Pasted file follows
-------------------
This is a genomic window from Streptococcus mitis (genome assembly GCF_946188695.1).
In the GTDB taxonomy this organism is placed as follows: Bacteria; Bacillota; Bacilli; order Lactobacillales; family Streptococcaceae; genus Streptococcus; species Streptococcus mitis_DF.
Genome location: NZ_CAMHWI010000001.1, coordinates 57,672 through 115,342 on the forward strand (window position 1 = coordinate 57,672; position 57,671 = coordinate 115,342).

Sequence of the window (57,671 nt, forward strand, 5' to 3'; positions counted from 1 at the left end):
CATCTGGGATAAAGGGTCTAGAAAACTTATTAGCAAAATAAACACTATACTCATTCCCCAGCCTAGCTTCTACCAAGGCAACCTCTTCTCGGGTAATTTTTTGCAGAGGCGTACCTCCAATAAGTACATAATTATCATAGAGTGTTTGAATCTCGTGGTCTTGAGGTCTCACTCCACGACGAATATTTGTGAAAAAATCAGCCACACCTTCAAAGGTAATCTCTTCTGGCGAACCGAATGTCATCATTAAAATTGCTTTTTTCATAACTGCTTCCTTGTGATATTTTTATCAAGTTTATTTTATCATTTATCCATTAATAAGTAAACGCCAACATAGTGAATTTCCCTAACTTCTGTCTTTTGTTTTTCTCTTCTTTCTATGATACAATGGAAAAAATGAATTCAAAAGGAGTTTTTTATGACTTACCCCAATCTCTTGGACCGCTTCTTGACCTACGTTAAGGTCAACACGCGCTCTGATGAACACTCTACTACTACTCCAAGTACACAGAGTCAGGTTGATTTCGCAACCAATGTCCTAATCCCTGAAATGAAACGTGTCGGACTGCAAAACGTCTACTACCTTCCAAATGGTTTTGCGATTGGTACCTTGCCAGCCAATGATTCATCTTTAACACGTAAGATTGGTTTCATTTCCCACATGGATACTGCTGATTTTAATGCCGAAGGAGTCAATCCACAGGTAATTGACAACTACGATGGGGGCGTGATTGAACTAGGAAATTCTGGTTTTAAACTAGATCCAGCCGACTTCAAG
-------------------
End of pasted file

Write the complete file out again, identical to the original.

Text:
This is a genomic window from Streptococcus mitis (genome assembly GCF_946188695.1).
In the GTDB taxonomy this organism is placed as follows: Bacteria; Bacillota; Bacilli; order Lactobacillales; family Streptococcaceae; genus Streptococcus; species Streptococcus mitis_DF.
Genome location: NZ_CAMHWI010000001.1, coordinates 57,672 through 115,342 on the forward strand (window position 1 = coordinate 57,672; position 57,671 = coordinate 115,342).

Sequence of the window (57,671 nt, forward strand, 5' to 3'; positions counted from 1 at the left end):
CATCTGGGATAAAGGGTCTAGAAAACTTATTAGCAAAATAAACACTATACTCATTCCCCAGCCTAGCTTCTACCAAGGCAACCTCTTCTCGGGTAATTTTTTGCAGAGGCGTACCTCCAATAAGTACATAATTATCATAGAGTGTTTGAATCTCGTGGTCTTGAGGTCTCACTCCACGACGAATATTTGTGAAAAAATCAGCCACACCTTCAAAGGTAATCTCTTCTGGCGAACCGAATGTCATCATTAAAATTGCTTTTTTCATAACTGCTTCCTTGTGATATTTTTATCAAGTTTATTTTATCATTTATCCATTAATAAGTAAACGCCAACATAGTGAATTTCCCTAACTTCTGTCTTTTGTTTTTCTCTTCTTTCTATGATACAATGGAAAAAATGAATTCAAAAGGAGTTTTTTATGACTTACCCCAATCTCTTGGACCGCTTCTTGACCTACGTTAAGGTCAACACGCGCTCTGATGAACACTCTACTACTACTCCAAGTACACAGAGTCAGGTTGATTTCGCAACCAATGTCCTAATCCCTGAAATGAAACGTGTCGGACTGCAAAACGTCTACTACCTTCCAAATGGTTTTGCGATTGGTACCTTGCCAGCCAATGATTCATCTTTAACACGTAAGATTGGTTTCATTTCCCACATGGATACTGCTGATTTTAATGCCGAAGGAGTCAATCCACAGGTAATTGACAACTACGATGGGGGCGTGATTGAACTAGGAAATTCTGGTTTTAAACTAGATCCAGCCGACTTCAAG